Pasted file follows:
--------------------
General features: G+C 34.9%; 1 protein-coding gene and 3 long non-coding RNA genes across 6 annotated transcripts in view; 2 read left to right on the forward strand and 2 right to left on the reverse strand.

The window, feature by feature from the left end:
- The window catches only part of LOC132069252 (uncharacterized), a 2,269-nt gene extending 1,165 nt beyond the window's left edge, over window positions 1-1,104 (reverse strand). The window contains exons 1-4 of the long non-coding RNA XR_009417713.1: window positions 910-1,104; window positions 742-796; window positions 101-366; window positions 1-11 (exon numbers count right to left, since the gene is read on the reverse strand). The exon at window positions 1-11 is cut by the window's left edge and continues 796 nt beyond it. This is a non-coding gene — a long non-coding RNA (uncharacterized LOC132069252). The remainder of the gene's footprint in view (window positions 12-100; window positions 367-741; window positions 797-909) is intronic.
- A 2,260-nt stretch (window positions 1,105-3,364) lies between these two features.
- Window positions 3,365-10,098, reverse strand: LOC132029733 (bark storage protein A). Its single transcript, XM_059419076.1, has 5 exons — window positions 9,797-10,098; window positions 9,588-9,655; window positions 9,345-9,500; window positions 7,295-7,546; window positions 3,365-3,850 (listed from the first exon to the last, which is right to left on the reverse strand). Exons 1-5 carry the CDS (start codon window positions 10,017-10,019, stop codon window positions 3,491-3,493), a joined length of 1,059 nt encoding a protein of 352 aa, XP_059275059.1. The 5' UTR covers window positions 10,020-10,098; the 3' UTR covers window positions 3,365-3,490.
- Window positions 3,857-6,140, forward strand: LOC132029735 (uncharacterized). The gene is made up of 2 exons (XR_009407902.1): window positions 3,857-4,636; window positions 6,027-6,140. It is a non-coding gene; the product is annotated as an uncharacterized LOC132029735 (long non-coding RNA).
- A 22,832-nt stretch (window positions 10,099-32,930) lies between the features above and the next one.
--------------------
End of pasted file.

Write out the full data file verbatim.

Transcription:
General features: G+C 34.9%; 1 protein-coding gene and 3 long non-coding RNA genes across 6 annotated transcripts in view; 2 read left to right on the forward strand and 2 right to left on the reverse strand.

The window, feature by feature from the left end:
- The window catches only part of LOC132069252 (uncharacterized), a 2,269-nt gene extending 1,165 nt beyond the window's left edge, over window positions 1-1,104 (reverse strand). The window contains exons 1-4 of the long non-coding RNA XR_009417713.1: window positions 910-1,104; window positions 742-796; window positions 101-366; window positions 1-11 (exon numbers count right to left, since the gene is read on the reverse strand). The exon at window positions 1-11 is cut by the window's left edge and continues 796 nt beyond it. This is a non-coding gene — a long non-coding RNA (uncharacterized LOC132069252). The remainder of the gene's footprint in view (window positions 12-100; window positions 367-741; window positions 797-909) is intronic.
- A 2,260-nt stretch (window positions 1,105-3,364) lies between these two features.
- Window positions 3,365-10,098, reverse strand: LOC132029733 (bark storage protein A). Its single transcript, XM_059419076.1, has 5 exons — window positions 9,797-10,098; window positions 9,588-9,655; window positions 9,345-9,500; window positions 7,295-7,546; window positions 3,365-3,850 (listed from the first exon to the last, which is right to left on the reverse strand). Exons 1-5 carry the CDS (start codon window positions 10,017-10,019, stop codon window positions 3,491-3,493), a joined length of 1,059 nt encoding a protein of 352 aa, XP_059275059.1. The 5' UTR covers window positions 10,020-10,098; the 3' UTR covers window positions 3,365-3,490.
- Window positions 3,857-6,140, forward strand: LOC132029735 (uncharacterized). The gene is made up of 2 exons (XR_009407902.1): window positions 3,857-4,636; window positions 6,027-6,140. It is a non-coding gene; the product is annotated as an uncharacterized LOC132029735 (long non-coding RNA).
- A 22,832-nt stretch (window positions 10,099-32,930) lies between the features above and the next one.